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How to fix a Roku remote that's not working

How to fix a Roku remote that's not working
(Image credit: Tom's Guide)

Need to know how to fix a Roku remote that's not working? Well, we've got some helpful tips on how you can solve the problem. And the good news is that there many be an easy solution, so you can be back and streaming in no time. The days convoluted remote controls are over, thanks to Roku and similar streaming brands.

These convenient clickers used to have dozens of buttons, perhaps 10 of which ever came in handy, and the devices could grow to almost a foot in length. With a small profile and just a handful of buttons, by contrast, Roku remote controls are simple, straightforward gadgets — which is part of why the Roku Streaming Stick Plus is the best streaming device. But all great gadgets get bugs, and if your Roku remote has stopped working, we've got the information you need to fix it.

If your Roku remote has stopped syncing, your first step to try and solve the issue is swapping in new batteries — which is the answer many have used to solve it. 

If that doesn't work, there are a few other methods you can try before you hurl the stick into the nearest recycling bin. And if these tips don't work, you can replace it with another one from Roku — or turn a device you already own into your new Roku remote. Read on to find out how to do all of those fixes.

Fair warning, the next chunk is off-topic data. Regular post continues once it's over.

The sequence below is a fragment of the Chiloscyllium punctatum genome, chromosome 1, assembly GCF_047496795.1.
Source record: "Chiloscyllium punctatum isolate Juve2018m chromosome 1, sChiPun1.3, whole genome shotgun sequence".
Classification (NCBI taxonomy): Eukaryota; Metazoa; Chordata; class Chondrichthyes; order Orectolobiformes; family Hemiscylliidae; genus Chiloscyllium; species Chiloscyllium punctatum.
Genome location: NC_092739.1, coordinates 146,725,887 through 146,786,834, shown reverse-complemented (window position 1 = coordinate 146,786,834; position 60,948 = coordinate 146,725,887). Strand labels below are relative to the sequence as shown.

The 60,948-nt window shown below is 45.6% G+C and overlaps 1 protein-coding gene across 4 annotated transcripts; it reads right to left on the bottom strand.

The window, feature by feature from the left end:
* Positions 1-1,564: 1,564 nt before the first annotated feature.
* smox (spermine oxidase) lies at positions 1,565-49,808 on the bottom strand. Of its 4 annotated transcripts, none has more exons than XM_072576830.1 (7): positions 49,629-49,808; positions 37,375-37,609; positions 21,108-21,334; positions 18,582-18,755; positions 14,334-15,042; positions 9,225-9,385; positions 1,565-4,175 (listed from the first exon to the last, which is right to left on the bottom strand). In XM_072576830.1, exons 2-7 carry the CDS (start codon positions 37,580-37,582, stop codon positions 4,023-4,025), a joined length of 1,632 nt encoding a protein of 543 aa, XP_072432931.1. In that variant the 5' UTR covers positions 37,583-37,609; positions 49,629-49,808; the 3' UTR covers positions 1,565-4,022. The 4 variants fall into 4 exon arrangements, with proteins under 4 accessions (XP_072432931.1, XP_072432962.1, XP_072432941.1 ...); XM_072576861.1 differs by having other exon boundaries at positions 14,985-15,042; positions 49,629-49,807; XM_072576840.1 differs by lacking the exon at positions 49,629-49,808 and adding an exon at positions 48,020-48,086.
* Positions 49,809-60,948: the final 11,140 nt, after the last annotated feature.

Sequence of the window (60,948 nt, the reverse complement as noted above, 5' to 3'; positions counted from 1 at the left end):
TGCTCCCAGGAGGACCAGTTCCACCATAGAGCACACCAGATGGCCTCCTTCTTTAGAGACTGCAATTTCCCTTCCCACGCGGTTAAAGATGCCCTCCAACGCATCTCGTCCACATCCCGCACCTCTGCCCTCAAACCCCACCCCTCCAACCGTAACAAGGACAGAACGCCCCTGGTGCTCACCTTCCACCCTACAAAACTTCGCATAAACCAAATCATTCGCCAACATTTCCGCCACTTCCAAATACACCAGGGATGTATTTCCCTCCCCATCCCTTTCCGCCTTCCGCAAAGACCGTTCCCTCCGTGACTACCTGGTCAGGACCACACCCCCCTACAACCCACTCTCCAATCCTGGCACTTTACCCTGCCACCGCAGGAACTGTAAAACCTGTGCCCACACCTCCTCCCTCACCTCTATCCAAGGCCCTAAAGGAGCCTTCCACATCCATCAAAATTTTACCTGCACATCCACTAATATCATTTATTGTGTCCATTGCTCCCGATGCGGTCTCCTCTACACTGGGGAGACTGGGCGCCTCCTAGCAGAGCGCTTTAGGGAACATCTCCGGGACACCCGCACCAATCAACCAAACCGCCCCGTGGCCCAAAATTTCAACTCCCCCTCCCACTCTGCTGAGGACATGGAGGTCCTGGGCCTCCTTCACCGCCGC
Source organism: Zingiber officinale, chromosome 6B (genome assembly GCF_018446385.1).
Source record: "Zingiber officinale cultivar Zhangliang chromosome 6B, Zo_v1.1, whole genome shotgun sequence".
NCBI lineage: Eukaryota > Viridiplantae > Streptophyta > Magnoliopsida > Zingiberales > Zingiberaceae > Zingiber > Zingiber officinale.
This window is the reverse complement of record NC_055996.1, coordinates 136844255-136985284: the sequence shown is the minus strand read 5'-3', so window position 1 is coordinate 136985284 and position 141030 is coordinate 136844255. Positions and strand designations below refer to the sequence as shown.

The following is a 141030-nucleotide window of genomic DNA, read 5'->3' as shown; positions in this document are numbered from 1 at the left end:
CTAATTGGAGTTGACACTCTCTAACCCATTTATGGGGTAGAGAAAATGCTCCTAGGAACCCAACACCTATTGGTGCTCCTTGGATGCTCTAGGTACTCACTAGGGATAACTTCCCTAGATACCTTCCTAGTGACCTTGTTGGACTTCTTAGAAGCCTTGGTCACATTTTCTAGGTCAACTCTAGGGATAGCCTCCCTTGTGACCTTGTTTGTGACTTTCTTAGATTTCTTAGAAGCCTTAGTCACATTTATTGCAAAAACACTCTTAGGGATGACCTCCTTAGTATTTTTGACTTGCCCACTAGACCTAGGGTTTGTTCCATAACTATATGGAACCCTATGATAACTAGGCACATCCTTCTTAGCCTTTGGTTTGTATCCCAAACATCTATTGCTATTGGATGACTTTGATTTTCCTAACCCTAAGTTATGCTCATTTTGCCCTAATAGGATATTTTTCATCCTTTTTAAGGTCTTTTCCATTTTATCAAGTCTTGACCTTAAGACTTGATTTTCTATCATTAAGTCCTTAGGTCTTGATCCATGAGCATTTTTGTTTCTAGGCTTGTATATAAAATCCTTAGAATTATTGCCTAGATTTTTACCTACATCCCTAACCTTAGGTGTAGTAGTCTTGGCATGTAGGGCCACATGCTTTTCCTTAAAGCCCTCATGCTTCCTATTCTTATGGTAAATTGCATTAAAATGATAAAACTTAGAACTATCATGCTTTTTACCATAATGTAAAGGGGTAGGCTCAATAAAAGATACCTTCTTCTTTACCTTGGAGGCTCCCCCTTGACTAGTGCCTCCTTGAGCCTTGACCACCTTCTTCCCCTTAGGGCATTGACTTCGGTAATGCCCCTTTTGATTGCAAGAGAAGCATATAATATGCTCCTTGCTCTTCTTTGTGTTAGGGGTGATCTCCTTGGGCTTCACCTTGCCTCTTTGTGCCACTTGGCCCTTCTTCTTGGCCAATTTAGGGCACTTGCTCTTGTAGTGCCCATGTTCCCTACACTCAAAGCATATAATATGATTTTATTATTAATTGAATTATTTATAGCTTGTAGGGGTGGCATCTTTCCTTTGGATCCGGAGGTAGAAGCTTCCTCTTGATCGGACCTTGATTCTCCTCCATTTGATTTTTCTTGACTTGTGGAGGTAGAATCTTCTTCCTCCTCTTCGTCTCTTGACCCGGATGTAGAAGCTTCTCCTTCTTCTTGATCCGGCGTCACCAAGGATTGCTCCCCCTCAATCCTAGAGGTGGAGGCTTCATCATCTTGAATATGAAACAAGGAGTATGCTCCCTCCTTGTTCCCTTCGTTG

How to fix a Roku remote: Pair your Roku remote

Roku remote not working: How to pair a Roku remote

(Image credit: Roku)

Let's assume that you've already tried replacing the batteries. (Almost every troubleshooting guide has these exhaustive details on how to replace batteries, but let's be honest: If you're here, you've almost certainly tried that already.)

Instead, let's take a look at the second most common cause of Roku remote woes: pairing. When you first set up a Roku player, it should automatically pair with your remote control. In fact, newer models will even pair your remote control directly with your TV, so you can control volume and power settings, too.

The trouble is that a variety of factors can disrupt this pairing, from shaky Wi-Fi to a factory reset. And if your remote control won't interact with your Roku, then your streaming gadget is basically inoperable. Luckily, every Roku device has an easy way to reestablish the connection. Here's how you do it:

Remove the back cover from your Roku remote. Underneath the batteries, you should see a small circular button: this is the pairing button. Bring the remote as close as you can to your Roku device, then hold down that button for 3 seconds. A pairing dialogue should pop up on screen within a few more seconds.

That's really all there is to it. If the pairing screen doesn't pop up, try the following steps.

1. Remove the batteries from your Roku remote, then reinsert them

2. Reboot the Roku device (if it doesn't have a physical button, unplug and re-plug in its power supply.) 

3. Hold down the pairing button while the device starts up.